Here’s a little quiz question for you:
Which bird features in my novel Burning Embers, set in Kenya, and my novel Indiscretion, set in Spain?
No doubt the photograph has given away the answer! Yes, it is the flamingo.
In Burning Embers, the heroine Coral takes a balloon ride over the Rift Valley, and as she passes over Lake Baringo she sees beautiful flamingos stalking for food and basking in the sunlight on the shores. Many miles away, in Andalucía, Spain, Alexandra of Indiscretion sees flocks of pink flamingos lying languidly in the sun beside the Guadalete River.
Even now, I can close my eyes and see those splashes of vivid colour in my memories. I grew up in Egypt, where flamingos migrate in the winter, and I now spend each summer in the south of France, not too far from the Camargue, where flamingos nest. But the Andalucían flamingos, which I saw on my travels, are particularly memorable. I visited the Laguna de Fuente de Piedra, a vast natural lake to which flamingos flock each spring to breed. The sight was absolutely beautiful – thousands of birds standing in the water, whose mirror-like surface glinted in the sun and reflected their vibrant colour to create a dazzling display of sunset pink.
My interest in the flamingo goes beyond its eye-catching colour, however. I love its elegance, its sleek lines, as beautifully captured here by Spanish artist Pablo Picasso:
I love the flamingo’s exoticism: it looks like a creature straight out of a fantasy novel. At the end of his poem ‘The Flamingos’, the poet Rainer Maria Rilke described flamingos ‘strid[ing] off one by one into the imaginary’. They are like something out of a dream – something, indeed, out of Alice’s dream of Wonderland; no wonder they spark my imagination.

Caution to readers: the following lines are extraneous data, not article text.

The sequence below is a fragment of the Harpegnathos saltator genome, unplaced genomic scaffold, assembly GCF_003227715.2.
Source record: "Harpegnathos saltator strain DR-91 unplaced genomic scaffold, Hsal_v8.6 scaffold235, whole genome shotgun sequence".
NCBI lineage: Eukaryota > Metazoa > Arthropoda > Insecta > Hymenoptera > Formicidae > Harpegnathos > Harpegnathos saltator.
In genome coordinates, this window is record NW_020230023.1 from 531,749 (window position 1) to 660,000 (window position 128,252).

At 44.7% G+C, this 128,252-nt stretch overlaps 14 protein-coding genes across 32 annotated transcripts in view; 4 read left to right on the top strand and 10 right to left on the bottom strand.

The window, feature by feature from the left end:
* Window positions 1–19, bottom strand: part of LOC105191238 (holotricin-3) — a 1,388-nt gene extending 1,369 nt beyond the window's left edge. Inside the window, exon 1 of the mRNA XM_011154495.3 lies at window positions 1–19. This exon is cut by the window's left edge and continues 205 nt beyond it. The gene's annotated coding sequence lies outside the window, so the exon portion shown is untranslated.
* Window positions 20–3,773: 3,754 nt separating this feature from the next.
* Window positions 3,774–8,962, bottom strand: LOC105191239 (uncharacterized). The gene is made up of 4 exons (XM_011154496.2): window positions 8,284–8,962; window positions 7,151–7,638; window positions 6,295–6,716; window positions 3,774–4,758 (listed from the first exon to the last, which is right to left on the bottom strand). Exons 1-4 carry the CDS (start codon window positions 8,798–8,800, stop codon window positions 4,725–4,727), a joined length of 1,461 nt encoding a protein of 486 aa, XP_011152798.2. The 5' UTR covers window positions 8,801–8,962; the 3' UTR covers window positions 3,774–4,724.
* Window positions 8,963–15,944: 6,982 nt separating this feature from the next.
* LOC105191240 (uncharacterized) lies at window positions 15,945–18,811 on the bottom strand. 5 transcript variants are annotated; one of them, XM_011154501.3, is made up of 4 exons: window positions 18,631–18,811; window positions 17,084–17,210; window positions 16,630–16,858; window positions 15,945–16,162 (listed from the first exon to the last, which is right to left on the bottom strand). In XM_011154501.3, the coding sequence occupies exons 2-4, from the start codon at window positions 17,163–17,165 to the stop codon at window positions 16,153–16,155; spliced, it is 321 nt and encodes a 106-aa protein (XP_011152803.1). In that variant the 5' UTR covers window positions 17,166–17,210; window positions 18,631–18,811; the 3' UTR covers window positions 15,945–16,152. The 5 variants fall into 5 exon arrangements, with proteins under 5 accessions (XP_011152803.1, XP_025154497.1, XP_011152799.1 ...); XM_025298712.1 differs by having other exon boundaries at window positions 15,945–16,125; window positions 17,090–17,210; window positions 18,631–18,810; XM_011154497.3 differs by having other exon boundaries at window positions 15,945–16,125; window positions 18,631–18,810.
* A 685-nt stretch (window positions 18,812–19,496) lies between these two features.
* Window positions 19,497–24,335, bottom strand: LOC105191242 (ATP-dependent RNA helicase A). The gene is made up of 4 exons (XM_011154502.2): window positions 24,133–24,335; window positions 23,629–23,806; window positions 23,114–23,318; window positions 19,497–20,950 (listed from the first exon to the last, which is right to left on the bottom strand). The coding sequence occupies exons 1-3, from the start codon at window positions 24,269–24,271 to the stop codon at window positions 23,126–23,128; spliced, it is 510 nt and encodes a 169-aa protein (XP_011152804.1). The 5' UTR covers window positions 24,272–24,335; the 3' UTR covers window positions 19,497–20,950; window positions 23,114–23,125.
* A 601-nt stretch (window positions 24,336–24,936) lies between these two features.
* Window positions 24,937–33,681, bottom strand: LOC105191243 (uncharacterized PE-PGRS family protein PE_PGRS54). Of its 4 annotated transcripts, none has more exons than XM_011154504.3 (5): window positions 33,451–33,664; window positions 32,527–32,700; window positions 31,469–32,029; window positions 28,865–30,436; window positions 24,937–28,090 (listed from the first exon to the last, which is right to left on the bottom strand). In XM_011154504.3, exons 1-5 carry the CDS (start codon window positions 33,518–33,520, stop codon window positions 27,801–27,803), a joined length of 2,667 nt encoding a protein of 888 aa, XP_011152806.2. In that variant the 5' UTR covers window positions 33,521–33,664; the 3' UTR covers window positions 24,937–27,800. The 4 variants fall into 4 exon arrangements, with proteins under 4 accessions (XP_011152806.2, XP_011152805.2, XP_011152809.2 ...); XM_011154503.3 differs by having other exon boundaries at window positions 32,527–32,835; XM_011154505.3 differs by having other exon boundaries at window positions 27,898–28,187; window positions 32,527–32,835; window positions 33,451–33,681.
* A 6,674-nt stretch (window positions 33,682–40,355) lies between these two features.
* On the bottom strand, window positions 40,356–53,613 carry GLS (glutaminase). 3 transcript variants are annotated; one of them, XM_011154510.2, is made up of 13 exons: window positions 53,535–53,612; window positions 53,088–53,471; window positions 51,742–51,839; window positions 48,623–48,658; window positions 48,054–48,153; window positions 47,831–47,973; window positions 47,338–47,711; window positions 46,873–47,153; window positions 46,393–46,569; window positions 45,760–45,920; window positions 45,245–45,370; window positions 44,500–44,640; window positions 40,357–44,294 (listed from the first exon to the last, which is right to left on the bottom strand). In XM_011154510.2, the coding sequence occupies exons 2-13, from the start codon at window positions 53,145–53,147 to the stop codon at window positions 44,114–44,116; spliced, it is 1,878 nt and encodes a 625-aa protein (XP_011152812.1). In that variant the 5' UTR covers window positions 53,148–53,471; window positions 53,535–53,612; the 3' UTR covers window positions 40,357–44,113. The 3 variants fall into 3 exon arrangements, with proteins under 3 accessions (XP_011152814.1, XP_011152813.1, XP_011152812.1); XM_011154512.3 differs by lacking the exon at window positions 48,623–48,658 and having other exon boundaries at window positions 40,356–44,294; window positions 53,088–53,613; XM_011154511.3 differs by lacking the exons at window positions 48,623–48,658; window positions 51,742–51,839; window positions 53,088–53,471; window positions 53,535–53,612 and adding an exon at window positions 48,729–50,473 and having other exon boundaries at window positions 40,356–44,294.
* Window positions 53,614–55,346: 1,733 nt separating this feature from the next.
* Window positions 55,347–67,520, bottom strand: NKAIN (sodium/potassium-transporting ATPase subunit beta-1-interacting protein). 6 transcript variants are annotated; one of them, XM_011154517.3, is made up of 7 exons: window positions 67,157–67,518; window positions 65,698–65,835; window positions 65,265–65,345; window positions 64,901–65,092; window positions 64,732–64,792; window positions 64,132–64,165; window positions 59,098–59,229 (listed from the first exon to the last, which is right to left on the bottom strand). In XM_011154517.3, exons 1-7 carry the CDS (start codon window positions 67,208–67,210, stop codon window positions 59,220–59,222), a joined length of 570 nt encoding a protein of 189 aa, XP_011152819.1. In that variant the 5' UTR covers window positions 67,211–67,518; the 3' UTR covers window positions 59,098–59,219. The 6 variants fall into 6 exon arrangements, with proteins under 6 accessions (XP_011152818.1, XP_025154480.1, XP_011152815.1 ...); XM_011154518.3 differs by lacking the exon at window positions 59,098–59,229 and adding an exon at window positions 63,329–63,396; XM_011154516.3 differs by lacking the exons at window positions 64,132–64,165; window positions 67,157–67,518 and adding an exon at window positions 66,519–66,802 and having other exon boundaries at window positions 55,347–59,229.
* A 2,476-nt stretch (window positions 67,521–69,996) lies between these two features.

I think what most fascinates me about the flamingo, though, and inspires me to weave them into my own fiction, is that they are a very romantic bird. When it comes time to breed, both the females and males dance together in unison. See the following BBC footage from Patagonia (from the 2-minute mark):
Once the birds are paired, they build a nest and nurture the egg and then young together; they are usually monogamous for the duration of the breeding season. Each pair has its own love story that summer – romantic, don’t you think?
You may well associate flamingos with passion then, but be warned: if you do not wish to upset a Spaniard, don’t confuse the dance of passion for the bird of passion! In Spanish, the word for flamingo is ‘flamenco’ – which is a word that also means an Andalucían art form. But you always sing and dance flamenco, never flamingo.
Also, despite the fact that way back in history the Romans thought flamingo to be a real delicacy, their meat should certainly be off the menu these days (there have been reports of people eating them recently). Far better, instead, to respect this protected animal and in their honour raise a glass… of Pink Flamingo cocktail, perhaps?